There's no doubt teenagers are active on social media and the internet.
But browsing the web could lead to some dangerous situations, putting teens at risk of encountering online predators or becoming victims of online crimes.
Detective Rich Wistocki, of Naperville, Illinois, talked with 8th graders Thursday afternoon about how not to be victims of online crime.
"This is where they're starting their voyage, if you would, in social network and social media. And this is how they communicate, this is their reputation. And if no one if giving them technology talks on what's appropriate and what's not, somebody else will be," said Wistocki.
And that someone is Detective Richard Wistocki. He worked for 30 years in the High Technology Crimes Unit at Naperville PD in Illinois.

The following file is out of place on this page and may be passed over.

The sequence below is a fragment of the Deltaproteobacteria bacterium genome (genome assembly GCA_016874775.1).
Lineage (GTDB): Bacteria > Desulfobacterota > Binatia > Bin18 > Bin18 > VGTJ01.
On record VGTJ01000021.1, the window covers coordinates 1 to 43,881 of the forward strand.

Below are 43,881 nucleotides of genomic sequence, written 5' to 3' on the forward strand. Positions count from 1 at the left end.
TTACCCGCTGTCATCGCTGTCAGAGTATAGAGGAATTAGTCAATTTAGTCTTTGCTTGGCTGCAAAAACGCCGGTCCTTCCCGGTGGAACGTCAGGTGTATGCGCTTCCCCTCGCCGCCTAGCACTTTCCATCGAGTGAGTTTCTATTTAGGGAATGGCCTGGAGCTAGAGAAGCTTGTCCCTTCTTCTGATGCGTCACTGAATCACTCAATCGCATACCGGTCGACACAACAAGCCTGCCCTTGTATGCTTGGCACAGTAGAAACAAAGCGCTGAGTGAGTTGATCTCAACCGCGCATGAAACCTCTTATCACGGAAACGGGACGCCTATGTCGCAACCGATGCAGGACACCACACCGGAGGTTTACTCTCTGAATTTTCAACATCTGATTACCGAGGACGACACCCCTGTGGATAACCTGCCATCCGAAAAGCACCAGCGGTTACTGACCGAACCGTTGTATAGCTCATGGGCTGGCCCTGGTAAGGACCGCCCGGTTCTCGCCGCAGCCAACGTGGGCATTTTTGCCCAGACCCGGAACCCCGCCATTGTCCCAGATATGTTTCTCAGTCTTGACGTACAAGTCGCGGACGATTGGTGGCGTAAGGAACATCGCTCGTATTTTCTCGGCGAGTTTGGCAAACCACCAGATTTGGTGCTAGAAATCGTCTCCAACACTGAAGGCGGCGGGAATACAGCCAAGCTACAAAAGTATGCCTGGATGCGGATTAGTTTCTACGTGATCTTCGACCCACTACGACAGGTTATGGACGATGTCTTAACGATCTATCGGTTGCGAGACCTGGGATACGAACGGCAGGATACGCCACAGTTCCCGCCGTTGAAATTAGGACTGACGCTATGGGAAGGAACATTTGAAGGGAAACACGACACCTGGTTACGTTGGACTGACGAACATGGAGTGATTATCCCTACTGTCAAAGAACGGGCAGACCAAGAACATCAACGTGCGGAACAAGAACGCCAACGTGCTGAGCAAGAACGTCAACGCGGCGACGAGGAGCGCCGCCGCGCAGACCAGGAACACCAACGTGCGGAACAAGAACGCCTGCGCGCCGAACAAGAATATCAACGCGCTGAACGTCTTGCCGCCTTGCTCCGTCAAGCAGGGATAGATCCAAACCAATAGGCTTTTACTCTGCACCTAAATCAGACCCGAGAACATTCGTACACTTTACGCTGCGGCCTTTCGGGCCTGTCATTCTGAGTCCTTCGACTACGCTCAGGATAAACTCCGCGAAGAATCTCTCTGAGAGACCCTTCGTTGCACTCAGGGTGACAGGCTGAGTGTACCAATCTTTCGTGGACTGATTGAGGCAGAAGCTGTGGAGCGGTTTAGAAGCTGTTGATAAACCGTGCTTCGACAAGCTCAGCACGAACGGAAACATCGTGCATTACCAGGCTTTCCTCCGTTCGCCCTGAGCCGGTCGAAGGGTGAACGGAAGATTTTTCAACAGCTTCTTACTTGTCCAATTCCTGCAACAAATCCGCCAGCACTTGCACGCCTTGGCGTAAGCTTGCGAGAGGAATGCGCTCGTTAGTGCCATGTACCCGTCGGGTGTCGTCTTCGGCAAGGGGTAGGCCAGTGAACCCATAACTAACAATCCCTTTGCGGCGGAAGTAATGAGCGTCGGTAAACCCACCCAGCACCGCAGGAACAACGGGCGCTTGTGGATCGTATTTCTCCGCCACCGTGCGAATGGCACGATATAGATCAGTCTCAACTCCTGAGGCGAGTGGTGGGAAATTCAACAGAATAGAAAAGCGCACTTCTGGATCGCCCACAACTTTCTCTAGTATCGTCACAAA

Now a retired police officer, he owns a consulting company called BeSure Consulting, and travels around the country to empower kids to not be victims of online crime. His travels brought him to Owatonna Middle School, where the gym's bleachers were overflowing with 8th graders.
Wistocki asked how many of them had social media accounts like Snapchat and Instagram, and a lot of them raised their hands.
He said one of the main red flags to look out for is sextortion.
"So in sextortion what happens is that they will be sent a message 'You owe me one pic' after they received an inappropriate image. Then that image is then, they want somebody else to tell them what they want. And they say 'You owe me one pic,'" he said. "So I show the kids that, and a lot of them have seen that."
He spoke with them about talking to their parents should they run into problems online, and not feel the need to handle it themselves.
He also planned to talk with parents about their children's technology.
"I show them that they have to not threaten their kids into compliance, where they have to have technology talks with their kids," said Wistocki.
Wistocki then met with parents in Steele County for a free presentation at Trinity Lutheran Church.